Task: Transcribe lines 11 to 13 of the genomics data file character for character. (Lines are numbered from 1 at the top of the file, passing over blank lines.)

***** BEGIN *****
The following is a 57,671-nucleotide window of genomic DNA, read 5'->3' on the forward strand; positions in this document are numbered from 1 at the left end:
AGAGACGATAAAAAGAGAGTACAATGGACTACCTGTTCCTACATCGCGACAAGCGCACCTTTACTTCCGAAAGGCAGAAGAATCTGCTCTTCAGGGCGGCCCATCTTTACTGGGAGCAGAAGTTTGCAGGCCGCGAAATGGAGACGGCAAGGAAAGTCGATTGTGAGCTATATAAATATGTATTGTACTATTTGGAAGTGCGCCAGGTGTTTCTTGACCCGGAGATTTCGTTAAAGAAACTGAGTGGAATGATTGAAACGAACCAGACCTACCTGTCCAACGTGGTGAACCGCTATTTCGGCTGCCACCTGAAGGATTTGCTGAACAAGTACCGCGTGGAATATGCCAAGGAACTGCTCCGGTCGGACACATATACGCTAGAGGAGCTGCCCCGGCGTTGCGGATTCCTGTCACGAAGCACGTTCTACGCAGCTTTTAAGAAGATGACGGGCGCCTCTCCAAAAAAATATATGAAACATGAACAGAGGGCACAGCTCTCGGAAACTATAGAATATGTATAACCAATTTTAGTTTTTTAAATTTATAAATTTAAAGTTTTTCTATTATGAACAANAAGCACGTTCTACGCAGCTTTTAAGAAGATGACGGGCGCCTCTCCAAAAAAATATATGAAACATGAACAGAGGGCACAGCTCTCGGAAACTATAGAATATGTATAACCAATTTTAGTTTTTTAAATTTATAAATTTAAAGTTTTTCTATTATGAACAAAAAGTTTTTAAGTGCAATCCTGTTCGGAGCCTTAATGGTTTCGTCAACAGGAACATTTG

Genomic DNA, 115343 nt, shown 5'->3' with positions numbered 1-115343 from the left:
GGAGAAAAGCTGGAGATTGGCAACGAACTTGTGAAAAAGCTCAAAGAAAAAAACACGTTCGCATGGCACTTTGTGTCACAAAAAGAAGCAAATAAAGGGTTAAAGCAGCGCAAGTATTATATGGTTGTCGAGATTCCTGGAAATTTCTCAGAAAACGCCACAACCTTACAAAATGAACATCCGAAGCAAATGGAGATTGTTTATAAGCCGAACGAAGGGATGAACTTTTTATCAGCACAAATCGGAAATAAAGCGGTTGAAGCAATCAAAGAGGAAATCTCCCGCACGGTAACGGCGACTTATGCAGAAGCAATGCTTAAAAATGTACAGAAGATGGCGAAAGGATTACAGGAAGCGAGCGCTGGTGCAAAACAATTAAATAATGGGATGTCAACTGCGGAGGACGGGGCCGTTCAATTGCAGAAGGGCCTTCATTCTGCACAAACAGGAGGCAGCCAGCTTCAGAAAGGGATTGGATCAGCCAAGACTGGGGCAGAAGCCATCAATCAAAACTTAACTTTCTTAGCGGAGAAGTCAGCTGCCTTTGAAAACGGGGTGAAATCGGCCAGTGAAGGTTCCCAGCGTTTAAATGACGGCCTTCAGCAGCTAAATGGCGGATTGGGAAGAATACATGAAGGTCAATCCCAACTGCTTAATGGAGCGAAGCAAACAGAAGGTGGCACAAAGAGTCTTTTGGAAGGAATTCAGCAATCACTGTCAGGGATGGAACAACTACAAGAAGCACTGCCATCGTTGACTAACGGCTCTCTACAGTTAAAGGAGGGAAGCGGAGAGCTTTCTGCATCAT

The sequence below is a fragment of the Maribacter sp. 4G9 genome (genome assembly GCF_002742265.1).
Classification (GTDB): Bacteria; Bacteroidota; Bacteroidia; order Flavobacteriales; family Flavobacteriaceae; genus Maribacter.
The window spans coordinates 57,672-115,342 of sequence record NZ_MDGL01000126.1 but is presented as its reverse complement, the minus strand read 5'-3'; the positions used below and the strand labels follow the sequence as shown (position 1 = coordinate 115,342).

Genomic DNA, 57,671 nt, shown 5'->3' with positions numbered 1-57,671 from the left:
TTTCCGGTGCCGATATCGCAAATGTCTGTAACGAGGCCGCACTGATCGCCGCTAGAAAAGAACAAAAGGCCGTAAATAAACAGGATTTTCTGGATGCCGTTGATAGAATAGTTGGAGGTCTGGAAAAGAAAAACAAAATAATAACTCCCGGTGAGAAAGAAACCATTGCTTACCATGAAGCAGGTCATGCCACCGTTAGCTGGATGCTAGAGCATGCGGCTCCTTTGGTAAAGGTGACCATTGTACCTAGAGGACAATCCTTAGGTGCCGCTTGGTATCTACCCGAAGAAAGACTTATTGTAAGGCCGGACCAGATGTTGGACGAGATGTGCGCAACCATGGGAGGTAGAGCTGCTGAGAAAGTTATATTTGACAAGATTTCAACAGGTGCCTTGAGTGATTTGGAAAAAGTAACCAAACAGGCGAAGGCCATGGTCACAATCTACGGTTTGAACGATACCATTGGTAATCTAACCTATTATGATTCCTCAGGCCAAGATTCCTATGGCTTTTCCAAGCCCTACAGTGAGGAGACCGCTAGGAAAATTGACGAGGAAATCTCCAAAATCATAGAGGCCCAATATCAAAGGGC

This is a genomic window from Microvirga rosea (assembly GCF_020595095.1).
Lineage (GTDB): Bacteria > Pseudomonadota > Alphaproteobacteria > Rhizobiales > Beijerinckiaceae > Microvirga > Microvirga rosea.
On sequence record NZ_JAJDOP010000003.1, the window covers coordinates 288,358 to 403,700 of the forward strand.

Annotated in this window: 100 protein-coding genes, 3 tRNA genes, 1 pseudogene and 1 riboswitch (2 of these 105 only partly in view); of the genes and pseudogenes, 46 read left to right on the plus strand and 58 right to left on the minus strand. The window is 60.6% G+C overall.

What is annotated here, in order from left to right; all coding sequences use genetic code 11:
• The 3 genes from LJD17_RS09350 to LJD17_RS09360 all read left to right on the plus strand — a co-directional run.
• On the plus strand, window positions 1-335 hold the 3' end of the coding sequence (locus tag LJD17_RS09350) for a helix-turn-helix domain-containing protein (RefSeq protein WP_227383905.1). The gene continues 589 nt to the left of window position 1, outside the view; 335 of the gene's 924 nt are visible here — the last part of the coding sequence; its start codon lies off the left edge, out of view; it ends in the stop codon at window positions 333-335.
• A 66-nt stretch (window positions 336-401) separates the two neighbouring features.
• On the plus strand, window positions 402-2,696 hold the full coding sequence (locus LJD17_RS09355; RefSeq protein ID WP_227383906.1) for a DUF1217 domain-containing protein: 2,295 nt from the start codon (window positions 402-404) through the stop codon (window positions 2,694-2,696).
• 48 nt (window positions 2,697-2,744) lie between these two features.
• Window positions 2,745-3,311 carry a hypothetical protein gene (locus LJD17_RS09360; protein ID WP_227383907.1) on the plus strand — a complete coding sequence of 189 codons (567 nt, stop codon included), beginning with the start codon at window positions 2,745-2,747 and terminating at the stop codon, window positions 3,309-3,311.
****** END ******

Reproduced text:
Lineage (GTDB): Bacteria > Pseudomonadota > Alphaproteobacteria > Rhizobiales > Beijerinckiaceae > Microvirga > Microvirga rosea.
On sequence record NZ_JAJDOP010000003.1, the window covers coordinates 288,358 to 403,700 of the forward strand.

Annotated in this window: 100 protein-coding genes, 3 tRNA genes, 1 pseudogene and 1 riboswitch (2 of these 105 only partly in view); of the genes and pseudogenes, 46 read left to right on the plus strand and 58 right to left on the minus strand. The window is 60.6% G+C overall.